ANALYSE-IT 2.20 > USER GUIDE
You are viewing documentation for the old version 2.20 of Analyse-it. If you are using version 3.00 or later we recommend you go to the Chi-square test
This procedure is available in both the Analyse-it Standard and the Analyse-it Method Evaluation edition
Pearson Chi-square test is a non-parametric test for a difference in proportions between two or more independent samples. It can also be used to test if the two categorical variables are associated.
The requirements of the test are:
- Two or more independent samples measured on a nominal or ordinal scale.
Two variables measured on a nominal or ordinal scale.
- No more than 20% of the expected counts in the contingency table are < 5.
Arranging the dataset
Data in existing Excel worksheets can be used and should be arranged in a List dataset layout or Table dataset layout containing two nominal or ordinal scale variables. If only a summary of the number of subjects for each combination of groups is available (contingency table) then a 2-way table dataset containing counts can be used.
When entering new data we recommend using New Dataset to create a new 2 variables (categorical) dataset or R x C contingency table ready for data entry.
Using the test
To start the test:
- Excel 2007:
Select any cell in the range containing the dataset to analyse, then click Compare Groups on the Analyse-it tab, then clickPearson Chi-square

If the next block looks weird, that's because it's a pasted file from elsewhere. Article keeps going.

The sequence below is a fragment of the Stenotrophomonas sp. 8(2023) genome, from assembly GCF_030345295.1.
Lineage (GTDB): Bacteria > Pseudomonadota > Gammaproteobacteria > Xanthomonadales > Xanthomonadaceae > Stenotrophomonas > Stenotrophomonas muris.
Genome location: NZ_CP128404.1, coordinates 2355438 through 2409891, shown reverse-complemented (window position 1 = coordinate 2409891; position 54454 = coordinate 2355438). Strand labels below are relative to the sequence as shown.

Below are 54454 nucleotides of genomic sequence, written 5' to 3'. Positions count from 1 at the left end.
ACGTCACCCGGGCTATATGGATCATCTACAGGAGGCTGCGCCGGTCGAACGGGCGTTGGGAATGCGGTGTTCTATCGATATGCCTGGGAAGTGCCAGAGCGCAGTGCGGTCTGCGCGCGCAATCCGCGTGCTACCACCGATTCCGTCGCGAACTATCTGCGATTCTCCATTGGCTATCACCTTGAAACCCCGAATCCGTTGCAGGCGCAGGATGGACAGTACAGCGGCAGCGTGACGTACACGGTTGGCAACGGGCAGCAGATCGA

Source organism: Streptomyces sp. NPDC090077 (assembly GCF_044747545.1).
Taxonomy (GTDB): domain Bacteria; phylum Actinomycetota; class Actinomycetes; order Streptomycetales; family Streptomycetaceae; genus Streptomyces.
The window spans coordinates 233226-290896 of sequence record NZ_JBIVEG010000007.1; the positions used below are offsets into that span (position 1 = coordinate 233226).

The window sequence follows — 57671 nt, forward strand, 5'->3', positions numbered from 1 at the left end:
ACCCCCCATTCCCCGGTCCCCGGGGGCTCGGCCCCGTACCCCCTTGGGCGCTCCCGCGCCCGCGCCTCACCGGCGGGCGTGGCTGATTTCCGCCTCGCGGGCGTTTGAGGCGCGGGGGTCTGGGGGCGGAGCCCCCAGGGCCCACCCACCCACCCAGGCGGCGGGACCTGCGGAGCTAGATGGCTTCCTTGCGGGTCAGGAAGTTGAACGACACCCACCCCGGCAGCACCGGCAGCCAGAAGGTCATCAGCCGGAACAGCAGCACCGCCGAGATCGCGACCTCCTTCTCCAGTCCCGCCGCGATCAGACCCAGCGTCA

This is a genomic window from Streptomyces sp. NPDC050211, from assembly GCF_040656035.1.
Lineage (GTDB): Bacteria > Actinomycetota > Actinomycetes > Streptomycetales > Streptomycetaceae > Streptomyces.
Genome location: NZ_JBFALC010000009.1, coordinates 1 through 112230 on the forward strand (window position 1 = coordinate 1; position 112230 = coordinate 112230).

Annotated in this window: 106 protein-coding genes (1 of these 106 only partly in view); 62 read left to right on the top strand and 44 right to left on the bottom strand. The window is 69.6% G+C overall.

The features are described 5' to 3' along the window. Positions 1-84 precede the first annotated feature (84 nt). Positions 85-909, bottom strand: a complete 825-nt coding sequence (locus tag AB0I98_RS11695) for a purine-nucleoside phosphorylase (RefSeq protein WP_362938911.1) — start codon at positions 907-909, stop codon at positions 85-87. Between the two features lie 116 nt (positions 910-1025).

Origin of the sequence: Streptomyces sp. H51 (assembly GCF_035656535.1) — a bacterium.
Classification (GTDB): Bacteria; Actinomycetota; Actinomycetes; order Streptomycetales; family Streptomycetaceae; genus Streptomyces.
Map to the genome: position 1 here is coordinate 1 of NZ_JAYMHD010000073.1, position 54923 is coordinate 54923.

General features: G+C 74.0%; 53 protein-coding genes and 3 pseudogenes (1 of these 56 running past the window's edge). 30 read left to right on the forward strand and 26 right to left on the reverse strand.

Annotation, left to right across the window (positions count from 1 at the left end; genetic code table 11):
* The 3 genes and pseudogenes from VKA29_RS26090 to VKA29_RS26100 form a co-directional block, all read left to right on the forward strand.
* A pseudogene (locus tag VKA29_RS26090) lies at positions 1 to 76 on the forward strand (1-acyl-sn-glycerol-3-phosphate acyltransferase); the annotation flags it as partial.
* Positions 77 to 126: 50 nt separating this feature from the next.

Excel 97, 2000, 2002 & 2003:
Select any cell in the range containing the dataset to analyse, then click Analyse on the Analyse-it toolbar, click Compare Groups then click Pearson Chi-square.
- Click Factor A and Factor B and select the variables to compare.
- Click OK to run the test.
The report shows the number of observations analysed, and, if applicable, how many missing values were excluded.
The number of observations cross-classified by the two factors is shown as a contingency table. Beneath each count, in brackets, is the expected count. No more than 20% of the expected cell counts should be < 5 otherwise groups should be combined to increase the expected counts.
The Pearson X² statistic and hypothesis test are shown. The p-value is the probability of rejecting the null hypothesis, that the samples have the different proportions or that the samples are independent, when it is in fact true. A significant p-value implies that at least two samples have different proportions or there is an association between the variables.
METHOD Yates' correction for continuity is not applied when the contingency table is 2 x 2 (see  page 195).
Further reading & references
- Handbook of Parametric and Nonparametric Statistical Procedures (3rd edition)
David J. Sheskin, ISBN 1-58488-440-1 2003; 219.
- Practical Non-parametric Statistics (3rd edition)
ISBN 0-471-16068-7 1999; 180-215.